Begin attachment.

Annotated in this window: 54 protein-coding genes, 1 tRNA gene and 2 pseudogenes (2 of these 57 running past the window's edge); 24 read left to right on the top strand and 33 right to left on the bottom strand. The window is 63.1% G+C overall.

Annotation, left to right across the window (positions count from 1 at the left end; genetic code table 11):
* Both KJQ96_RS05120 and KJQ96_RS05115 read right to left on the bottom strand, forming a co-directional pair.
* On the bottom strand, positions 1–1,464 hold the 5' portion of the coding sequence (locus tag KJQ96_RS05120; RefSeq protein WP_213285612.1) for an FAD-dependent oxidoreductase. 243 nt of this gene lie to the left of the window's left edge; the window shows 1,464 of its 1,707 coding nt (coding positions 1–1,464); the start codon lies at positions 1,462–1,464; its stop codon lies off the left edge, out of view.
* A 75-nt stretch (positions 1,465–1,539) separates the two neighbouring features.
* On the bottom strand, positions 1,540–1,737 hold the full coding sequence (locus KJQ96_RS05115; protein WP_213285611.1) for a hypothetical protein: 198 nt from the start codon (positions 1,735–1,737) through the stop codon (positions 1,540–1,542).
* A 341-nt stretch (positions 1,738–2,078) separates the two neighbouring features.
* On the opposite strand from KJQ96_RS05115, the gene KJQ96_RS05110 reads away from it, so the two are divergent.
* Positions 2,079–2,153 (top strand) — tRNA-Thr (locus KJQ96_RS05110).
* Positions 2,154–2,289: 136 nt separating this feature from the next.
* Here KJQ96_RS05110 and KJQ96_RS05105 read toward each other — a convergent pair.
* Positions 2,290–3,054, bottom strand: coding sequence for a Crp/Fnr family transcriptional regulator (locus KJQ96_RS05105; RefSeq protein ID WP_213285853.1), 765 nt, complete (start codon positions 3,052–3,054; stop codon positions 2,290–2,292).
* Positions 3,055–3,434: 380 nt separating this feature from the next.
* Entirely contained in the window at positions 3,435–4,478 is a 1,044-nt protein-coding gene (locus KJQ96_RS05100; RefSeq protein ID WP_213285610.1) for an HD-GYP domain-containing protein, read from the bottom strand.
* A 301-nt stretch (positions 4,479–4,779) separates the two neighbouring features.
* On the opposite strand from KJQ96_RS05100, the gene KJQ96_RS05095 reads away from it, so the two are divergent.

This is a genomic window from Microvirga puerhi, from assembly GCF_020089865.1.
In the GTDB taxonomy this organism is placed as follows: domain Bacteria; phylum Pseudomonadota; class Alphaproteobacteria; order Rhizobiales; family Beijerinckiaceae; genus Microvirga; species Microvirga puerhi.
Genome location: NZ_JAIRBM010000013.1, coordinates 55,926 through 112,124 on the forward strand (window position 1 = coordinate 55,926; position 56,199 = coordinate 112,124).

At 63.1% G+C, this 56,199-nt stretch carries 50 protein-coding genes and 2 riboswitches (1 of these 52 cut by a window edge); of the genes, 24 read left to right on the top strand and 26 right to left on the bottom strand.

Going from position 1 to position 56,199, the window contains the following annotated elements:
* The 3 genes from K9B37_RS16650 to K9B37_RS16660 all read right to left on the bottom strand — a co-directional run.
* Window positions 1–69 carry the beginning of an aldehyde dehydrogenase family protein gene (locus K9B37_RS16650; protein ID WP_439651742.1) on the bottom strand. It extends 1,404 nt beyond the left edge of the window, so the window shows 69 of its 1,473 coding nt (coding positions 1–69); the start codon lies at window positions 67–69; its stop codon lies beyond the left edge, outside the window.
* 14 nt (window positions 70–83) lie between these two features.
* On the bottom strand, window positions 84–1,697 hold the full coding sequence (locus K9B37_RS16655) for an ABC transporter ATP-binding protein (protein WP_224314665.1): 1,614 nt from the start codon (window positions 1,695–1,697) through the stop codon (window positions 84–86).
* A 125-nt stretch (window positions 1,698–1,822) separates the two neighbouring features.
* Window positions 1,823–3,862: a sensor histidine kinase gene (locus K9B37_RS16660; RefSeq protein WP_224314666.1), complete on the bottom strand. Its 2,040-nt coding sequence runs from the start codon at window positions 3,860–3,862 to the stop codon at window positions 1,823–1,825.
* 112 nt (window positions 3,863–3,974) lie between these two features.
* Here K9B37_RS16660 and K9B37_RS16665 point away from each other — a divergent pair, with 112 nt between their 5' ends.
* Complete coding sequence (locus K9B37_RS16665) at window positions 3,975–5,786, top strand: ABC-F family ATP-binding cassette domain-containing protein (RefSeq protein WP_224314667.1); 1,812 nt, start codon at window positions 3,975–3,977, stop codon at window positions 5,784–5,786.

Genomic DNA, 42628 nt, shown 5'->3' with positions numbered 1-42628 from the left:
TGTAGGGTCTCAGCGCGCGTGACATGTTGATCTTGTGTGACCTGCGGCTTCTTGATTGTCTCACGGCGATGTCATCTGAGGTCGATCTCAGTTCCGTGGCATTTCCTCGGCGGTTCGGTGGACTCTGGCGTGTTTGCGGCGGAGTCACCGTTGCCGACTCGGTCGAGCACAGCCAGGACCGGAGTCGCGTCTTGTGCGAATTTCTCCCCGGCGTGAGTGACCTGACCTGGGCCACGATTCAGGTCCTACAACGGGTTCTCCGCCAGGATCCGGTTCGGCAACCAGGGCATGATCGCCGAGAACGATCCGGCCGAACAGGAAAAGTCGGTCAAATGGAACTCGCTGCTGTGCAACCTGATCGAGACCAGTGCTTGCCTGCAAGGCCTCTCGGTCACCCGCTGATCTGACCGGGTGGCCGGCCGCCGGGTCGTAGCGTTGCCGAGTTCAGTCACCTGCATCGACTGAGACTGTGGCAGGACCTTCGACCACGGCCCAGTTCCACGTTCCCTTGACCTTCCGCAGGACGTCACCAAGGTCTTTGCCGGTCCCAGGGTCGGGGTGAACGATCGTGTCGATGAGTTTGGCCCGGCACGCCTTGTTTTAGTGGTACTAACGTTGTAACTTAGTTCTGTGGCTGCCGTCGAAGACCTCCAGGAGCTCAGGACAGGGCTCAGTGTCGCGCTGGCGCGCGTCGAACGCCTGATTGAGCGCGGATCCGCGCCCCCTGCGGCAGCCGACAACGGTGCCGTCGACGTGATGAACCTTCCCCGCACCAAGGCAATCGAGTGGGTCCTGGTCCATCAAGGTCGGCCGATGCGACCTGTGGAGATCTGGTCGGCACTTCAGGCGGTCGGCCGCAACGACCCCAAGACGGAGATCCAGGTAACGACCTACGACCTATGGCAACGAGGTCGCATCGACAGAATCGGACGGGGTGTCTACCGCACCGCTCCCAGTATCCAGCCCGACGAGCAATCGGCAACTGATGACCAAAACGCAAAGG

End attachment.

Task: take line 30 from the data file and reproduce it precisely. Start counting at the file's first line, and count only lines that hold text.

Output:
* Complete coding sequence (locus K9B37_RS16665) at window positions 3,975–5,786, top strand: ABC-F family ATP-binding cassette domain-containing protein (RefSeq protein WP_224314667.1); 1,812 nt, start codon at window positions 3,975–3,977, stop codon at window positions 5,784–5,786.